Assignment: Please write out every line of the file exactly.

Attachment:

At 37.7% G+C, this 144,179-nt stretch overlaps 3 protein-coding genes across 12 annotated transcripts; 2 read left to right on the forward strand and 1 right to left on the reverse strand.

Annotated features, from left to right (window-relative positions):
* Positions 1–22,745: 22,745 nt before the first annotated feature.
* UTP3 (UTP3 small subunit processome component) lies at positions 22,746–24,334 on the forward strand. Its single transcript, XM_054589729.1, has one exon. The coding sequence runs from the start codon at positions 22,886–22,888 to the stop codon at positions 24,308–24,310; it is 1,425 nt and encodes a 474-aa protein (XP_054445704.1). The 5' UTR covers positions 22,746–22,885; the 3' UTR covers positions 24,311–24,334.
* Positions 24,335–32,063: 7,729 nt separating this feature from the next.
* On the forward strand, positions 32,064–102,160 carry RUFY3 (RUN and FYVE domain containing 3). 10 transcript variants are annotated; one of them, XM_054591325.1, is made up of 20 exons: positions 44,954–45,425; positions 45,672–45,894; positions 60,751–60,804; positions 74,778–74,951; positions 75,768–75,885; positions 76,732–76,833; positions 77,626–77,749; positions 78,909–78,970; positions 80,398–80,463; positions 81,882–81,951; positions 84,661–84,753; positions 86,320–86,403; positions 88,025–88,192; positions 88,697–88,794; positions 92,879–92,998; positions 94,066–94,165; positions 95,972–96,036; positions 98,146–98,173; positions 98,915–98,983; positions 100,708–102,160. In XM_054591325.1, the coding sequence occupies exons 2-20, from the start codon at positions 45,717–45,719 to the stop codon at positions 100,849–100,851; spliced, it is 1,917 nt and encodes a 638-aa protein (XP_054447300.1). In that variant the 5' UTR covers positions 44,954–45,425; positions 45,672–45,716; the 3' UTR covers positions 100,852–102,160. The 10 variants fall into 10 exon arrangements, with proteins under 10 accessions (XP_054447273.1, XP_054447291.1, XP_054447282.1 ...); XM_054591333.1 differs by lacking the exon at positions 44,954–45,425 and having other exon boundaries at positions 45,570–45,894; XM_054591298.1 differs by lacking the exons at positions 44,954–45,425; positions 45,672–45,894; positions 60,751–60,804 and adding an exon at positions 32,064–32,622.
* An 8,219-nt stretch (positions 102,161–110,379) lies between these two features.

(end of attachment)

At 37.7% G+C, this 144,179-nt stretch overlaps 3 protein-coding genes across 12 annotated transcripts; 2 read left to right on the forward strand and 1 right to left on the reverse strand.

Annotated features, from left to right (window-relative positions):
* Positions 1–22,745: 22,745 nt before the first annotated feature.
* UTP3 (UTP3 small subunit processome component) lies at positions 22,746–24,334 on the forward strand. Its single transcript, XM_054589729.1, has one exon. The coding sequence runs from the start codon at positions 22,886–22,888 to the stop codon at positions 24,308–24,310; it is 1,425 nt and encodes a 474-aa protein (XP_054445704.1). The 5' UTR covers positions 22,746–22,885; the 3' UTR covers positions 24,311–24,334.
* Positions 24,335–32,063: 7,729 nt separating this feature from the next.
* On the forward strand, positions 32,064–102,160 carry RUFY3 (RUN and FYVE domain containing 3). 10 transcript variants are annotated; one of them, XM_054591325.1, is made up of 20 exons: positions 44,954–45,425; positions 45,672–45,894; positions 60,751–60,804; positions 74,778–74,951; positions 75,768–75,885; positions 76,732–76,833; positions 77,626–77,749; positions 78,909–78,970; positions 80,398–80,463; positions 81,882–81,951; positions 84,661–84,753; positions 86,320–86,403; positions 88,025–88,192; positions 88,697–88,794; positions 92,879–92,998; positions 94,066–94,165; positions 95,972–96,036; positions 98,146–98,173; positions 98,915–98,983; positions 100,708–102,160. In XM_054591325.1, the coding sequence occupies exons 2-20, from the start codon at positions 45,717–45,719 to the stop codon at positions 100,849–100,851; spliced, it is 1,917 nt and encodes a 638-aa protein (XP_054447300.1). In that variant the 5' UTR covers positions 44,954–45,425; positions 45,672–45,716; the 3' UTR covers positions 100,852–102,160. The 10 variants fall into 10 exon arrangements, with proteins under 10 accessions (XP_054447273.1, XP_054447291.1, XP_054447282.1 ...); XM_054591333.1 differs by lacking the exon at positions 44,954–45,425 and having other exon boundaries at positions 45,570–45,894; XM_054591298.1 differs by lacking the exons at positions 44,954–45,425; positions 45,672–45,894; positions 60,751–60,804 and adding an exon at positions 32,064–32,622.
* An 8,219-nt stretch (positions 102,161–110,379) lies between these two features.